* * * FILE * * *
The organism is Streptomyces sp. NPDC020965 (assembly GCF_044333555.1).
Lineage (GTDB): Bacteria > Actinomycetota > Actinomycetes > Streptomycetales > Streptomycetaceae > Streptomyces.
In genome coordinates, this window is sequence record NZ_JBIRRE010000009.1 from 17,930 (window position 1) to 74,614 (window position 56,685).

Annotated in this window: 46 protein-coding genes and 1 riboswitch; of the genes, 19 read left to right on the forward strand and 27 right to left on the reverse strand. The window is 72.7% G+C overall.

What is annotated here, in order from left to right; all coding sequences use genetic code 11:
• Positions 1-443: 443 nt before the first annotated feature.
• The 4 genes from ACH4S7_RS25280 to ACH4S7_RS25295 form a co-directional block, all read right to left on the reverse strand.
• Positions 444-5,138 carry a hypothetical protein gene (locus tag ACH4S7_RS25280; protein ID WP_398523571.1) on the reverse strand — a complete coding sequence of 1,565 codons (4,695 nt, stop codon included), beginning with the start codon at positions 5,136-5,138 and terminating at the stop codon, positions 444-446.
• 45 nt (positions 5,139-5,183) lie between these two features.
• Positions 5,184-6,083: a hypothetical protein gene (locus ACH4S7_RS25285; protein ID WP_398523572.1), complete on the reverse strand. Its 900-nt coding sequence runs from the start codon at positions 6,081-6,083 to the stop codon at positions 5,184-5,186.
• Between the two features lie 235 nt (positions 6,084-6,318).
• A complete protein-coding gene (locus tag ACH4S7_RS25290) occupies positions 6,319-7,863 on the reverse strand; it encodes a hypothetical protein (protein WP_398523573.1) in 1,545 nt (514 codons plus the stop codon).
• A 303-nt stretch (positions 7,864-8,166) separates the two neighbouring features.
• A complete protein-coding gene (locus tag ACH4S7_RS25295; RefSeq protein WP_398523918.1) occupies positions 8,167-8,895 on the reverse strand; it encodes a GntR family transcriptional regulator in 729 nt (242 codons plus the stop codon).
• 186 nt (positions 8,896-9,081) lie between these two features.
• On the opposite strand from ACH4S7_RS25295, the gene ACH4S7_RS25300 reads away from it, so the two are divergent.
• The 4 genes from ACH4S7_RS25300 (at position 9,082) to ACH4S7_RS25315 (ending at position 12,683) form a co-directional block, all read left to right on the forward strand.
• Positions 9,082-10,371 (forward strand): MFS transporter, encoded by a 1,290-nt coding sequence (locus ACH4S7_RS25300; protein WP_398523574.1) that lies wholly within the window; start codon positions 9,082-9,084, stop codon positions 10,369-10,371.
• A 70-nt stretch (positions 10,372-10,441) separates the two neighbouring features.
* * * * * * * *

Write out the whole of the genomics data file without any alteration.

The organism is Streptomyces sp. NPDC020965 (assembly GCF_044333555.1).
Lineage (GTDB): Bacteria > Actinomycetota > Actinomycetes > Streptomycetales > Streptomycetaceae > Streptomyces.
In genome coordinates, this window is sequence record NZ_JBIRRE010000009.1 from 17,930 (window position 1) to 74,614 (window position 56,685).

Annotated in this window: 46 protein-coding genes and 1 riboswitch; of the genes, 19 read left to right on the forward strand and 27 right to left on the reverse strand. The window is 72.7% G+C overall.

What is annotated here, in order from left to right; all coding sequences use genetic code 11:
• Positions 1-443: 443 nt before the first annotated feature.
• The 4 genes from ACH4S7_RS25280 to ACH4S7_RS25295 form a co-directional block, all read right to left on the reverse strand.
• Positions 444-5,138 carry a hypothetical protein gene (locus tag ACH4S7_RS25280; protein ID WP_398523571.1) on the reverse strand — a complete coding sequence of 1,565 codons (4,695 nt, stop codon included), beginning with the start codon at positions 5,136-5,138 and terminating at the stop codon, positions 444-446.
• 45 nt (positions 5,139-5,183) lie between these two features.
• Positions 5,184-6,083: a hypothetical protein gene (locus ACH4S7_RS25285; protein ID WP_398523572.1), complete on the reverse strand. Its 900-nt coding sequence runs from the start codon at positions 6,081-6,083 to the stop codon at positions 5,184-5,186.
• Between the two features lie 235 nt (positions 6,084-6,318).
• A complete protein-coding gene (locus tag ACH4S7_RS25290) occupies positions 6,319-7,863 on the reverse strand; it encodes a hypothetical protein (protein WP_398523573.1) in 1,545 nt (514 codons plus the stop codon).
• A 303-nt stretch (positions 7,864-8,166) separates the two neighbouring features.
• A complete protein-coding gene (locus tag ACH4S7_RS25295; RefSeq protein WP_398523918.1) occupies positions 8,167-8,895 on the reverse strand; it encodes a GntR family transcriptional regulator in 729 nt (242 codons plus the stop codon).
• 186 nt (positions 8,896-9,081) lie between these two features.
• On the opposite strand from ACH4S7_RS25295, the gene ACH4S7_RS25300 reads away from it, so the two are divergent.
• The 4 genes from ACH4S7_RS25300 (at position 9,082) to ACH4S7_RS25315 (ending at position 12,683) form a co-directional block, all read left to right on the forward strand.
• Positions 9,082-10,371 (forward strand): MFS transporter, encoded by a 1,290-nt coding sequence (locus ACH4S7_RS25300; protein WP_398523574.1) that lies wholly within the window; start codon positions 9,082-9,084, stop codon positions 10,369-10,371.
• A 70-nt stretch (positions 10,372-10,441) separates the two neighbouring features.